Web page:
The European Union will provide Vietnam 542 million euros, or $736.7 million, in official development assistance (ODA) this year, a 25 percent drop from 2007, said Franz Jessen, ambassador-head of the Delegation of the European Union to Vietnam.
The EU will continue to support Vietnam’s development, trade ambitions and international commitments by continuing to assist the country in the coming years, he said during a press briefing held Wednesday.
The EU assistance, in the next 7 years, will be used mainly to help Vietnam develop its energy sector. Tensions between Vietnam and China in the East Sea will not affect to EU’s provision of ODA to Vietnam, Jensen said.
The EU provided 5.8 billion euros in cumulative commitments from 2007 to 2014, of which 41 percent were grants, and the rest was loans.
Grant commitments to Vietnam fell to 130 million euros in 2014. .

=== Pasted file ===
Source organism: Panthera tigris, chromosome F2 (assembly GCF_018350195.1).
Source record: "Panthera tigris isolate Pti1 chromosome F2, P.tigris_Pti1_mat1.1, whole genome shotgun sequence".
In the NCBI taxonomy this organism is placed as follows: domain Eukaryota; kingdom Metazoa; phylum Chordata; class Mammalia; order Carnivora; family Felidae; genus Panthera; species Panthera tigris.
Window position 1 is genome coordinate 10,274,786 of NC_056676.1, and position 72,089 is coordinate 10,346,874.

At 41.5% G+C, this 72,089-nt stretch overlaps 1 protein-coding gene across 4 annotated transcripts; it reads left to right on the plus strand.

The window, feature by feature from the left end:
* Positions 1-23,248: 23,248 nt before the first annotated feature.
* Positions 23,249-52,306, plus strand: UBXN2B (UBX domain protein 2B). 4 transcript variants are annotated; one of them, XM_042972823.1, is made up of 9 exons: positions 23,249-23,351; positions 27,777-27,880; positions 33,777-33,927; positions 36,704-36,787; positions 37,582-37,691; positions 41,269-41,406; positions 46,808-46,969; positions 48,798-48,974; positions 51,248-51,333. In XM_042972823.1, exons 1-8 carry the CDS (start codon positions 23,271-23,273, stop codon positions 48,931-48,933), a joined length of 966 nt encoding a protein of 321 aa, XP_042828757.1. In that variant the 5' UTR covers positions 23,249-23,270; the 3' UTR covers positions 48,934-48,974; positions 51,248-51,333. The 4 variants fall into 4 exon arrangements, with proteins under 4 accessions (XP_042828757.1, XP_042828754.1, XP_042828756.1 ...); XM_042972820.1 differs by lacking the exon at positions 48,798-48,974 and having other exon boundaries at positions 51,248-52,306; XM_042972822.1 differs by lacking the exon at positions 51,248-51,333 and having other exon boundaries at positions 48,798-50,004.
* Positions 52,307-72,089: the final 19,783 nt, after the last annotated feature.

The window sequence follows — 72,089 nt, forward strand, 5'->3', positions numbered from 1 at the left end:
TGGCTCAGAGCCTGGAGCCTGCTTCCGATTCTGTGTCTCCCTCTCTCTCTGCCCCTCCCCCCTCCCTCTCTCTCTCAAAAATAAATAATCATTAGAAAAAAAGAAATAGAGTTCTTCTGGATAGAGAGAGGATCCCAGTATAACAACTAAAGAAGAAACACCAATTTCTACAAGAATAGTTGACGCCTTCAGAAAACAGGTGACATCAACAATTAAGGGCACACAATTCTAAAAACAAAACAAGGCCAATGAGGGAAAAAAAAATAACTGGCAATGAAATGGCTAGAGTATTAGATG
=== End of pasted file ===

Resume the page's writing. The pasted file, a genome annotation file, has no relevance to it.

Documents released during the briefing attributed the gradual decrease in grants to Vietnam's achievement of middle-income status in 2010.
The top five grant donors in 2014 were Denmark, the EU delegation, the Netherlands, Belgium, and Ireland, which have committed to offering almost 93 million euros, representing 71 percent of the grants.
Even though EU bilateral ODA is slowly decreasing in Vietnam, there are other channels through which the country benefits from foreign aid, such as direct contributions from donors, including the EU, development banks and other international organizations.
Jensen urged Vietnam to reform its procedures to accelerate ODA disbursement, as only 15 percent of the total aid commitments have been disbursed over the past 7 years.